by Wade Bourne
Late in the season, duck hunters must adapt to changes in the birds' behavior brought on by hunting pressure and pair-bonding
It's a frustration every duck hunter experiences: Passing birds see your decoys or hear your calling, and they lock up. The ducks look totally committed as they sail downwind. But when they turn back toward your spread, they level off and circle again instead of finishing. Then, inexplicably, the birds keep going. Your decoys just failed the reality test. This is especially common late in the season, when hunting pressure makes ducks decoy-shy.
"You're in trouble when ducks get higher on that second swing," says Jackie Van Cleave, a full-time guide on duck-rich Reelfoot Lake in northwest Tennessee. "They don't usually come back. If this becomes a pattern, you should change your decoys or calling style."
Adapting to variations in the birds' behavior is one of the keys to successful duck hunting. The following tips from 10 seasoned waterfowlers may help you form an effective strategy for hunting decoy-shy ducks.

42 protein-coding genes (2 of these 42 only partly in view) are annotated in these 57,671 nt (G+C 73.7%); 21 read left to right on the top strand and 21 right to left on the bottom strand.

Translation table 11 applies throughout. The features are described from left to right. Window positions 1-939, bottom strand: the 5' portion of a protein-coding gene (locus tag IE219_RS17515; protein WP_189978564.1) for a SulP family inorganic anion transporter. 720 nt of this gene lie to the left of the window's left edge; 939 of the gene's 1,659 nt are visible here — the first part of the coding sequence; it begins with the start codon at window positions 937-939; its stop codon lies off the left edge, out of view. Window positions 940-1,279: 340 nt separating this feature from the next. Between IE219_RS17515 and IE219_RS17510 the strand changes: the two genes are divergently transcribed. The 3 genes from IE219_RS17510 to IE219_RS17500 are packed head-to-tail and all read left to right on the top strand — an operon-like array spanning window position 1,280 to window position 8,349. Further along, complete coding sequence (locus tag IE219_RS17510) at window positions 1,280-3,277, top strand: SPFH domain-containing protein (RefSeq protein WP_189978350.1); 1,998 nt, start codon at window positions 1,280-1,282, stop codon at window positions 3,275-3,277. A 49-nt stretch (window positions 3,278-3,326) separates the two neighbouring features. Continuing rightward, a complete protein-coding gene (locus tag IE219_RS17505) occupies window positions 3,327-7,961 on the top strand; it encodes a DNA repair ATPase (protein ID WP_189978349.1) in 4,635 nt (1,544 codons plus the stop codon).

By modifying these suggestions to fit your situation, you should be able to bag increasingly cautious birds as the season wears on.
1. Jackie Van Cleave, Samburg, Tenn.
Van Cleave spends virtually every day of the duck season in his Reelfoot Lake blind. It sits at the edge of a one-acre pothole bordered by thick brush and is on a flyway between a national wildlife refuge and nearby feeding areas. When the feeding flight is on, action in Van Cleave's blind can be spectacular.
He begins the season with 300 decoys scattered around the pothole with an open landing zone in front of the blind. But when ducks get decoy-shy—usually after three or four weeks of hunting pressure—Van Cleave radically changes his setup.
"I pull half my spread and set the remaining decoys in a wad in the middle of the hole, right in front of the blind," he says. "I really clump them close together. When ducks are swinging this spread, I use more motion (with a Mallard Machine or jerk-string) and a lot less calling. I don't know why this is more convincing, but it is. Ducks will try to land at the edge of the spread, which gives everybody in the blind a good shot. I've done this for years, and it works."